|[Note Guidelines] Photographer's Note|
Megalaima h. haemocephala Muller, 1776. Five subspecies.
OTHER COMMON NAMES
English: Crimson-breasted barbet; French: Barbu à plastron rouge; German: Kupferschmeid; Spanish: Barbudo de Pecho Rojo.
6.7 in (17 cm); 1.4–1.8 oz (39–52 g). Adult birds are unmistakable. Upperparts are dark green; underparts are pale greenish with broad, dark green streaks and a red band across the upper breast. Forecrown is red; sides of head and throat are yellow; eyestripe and submoustachial stripe are black.
Peninsular and northern India, northeastern Pakistan, Nepal, Bangladesh, and Sri Lanka to southwestern China, Malaysia, Sumatra, Philippines.
Forest edge, dry deciduous woodland, teak forest, irrigated orchards and plantations with figs and other fruiting trees; also town and city parks, gardens, ornamental trees, and edges of mangroves.
Sings frequently with synchronized jerk of body, bob of head, and flick of tail; throat puffed out and jerk of head gives song a ventriloquial quality: a monotonous "pohp-pohp" or "tonk-tonk"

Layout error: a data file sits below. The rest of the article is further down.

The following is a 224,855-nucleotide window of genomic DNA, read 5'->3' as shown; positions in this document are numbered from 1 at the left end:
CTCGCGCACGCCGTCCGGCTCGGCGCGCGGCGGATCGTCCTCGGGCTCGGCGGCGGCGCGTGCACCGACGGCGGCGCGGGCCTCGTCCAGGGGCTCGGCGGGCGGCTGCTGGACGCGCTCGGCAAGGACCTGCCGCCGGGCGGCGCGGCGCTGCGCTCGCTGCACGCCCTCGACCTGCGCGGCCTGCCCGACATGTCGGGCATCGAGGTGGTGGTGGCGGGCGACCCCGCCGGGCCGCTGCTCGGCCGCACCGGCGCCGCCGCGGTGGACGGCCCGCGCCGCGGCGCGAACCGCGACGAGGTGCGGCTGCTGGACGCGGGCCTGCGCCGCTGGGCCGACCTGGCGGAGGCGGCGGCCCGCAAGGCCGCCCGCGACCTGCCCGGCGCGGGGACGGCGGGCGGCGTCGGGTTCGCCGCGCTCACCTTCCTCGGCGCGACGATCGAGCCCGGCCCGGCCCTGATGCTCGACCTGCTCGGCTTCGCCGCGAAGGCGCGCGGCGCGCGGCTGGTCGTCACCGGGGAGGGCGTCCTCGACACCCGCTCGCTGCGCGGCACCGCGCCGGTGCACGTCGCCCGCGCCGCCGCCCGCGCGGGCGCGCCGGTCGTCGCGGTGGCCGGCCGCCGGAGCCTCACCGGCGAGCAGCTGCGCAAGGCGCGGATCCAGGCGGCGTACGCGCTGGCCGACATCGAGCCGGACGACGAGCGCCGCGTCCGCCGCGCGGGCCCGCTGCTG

all day and even on moonlit nights. Sound recalls metallic hammering.
FEEDING ECOLOGY AND DIET
Forages in tree canopy and on fruiting trees, eating figs, pipals, guavas, mangos, and custard apples as well as smaller berries and many insects; taps and chips away bark to reach invertebrates.
Lays 2–4 eggs (usually 3) in hole excavated in tree; both parents incubate for 14 days; chicks fledge after five weeks. Both parents feed chicks but they are abandoned as soon as they fledge, when female begins second brood.
Not threatened and very common in most of range.
SIGNIFICANCE TO HUMANS
Frequently heard and well known for its "hammering" song, even in urban areas.
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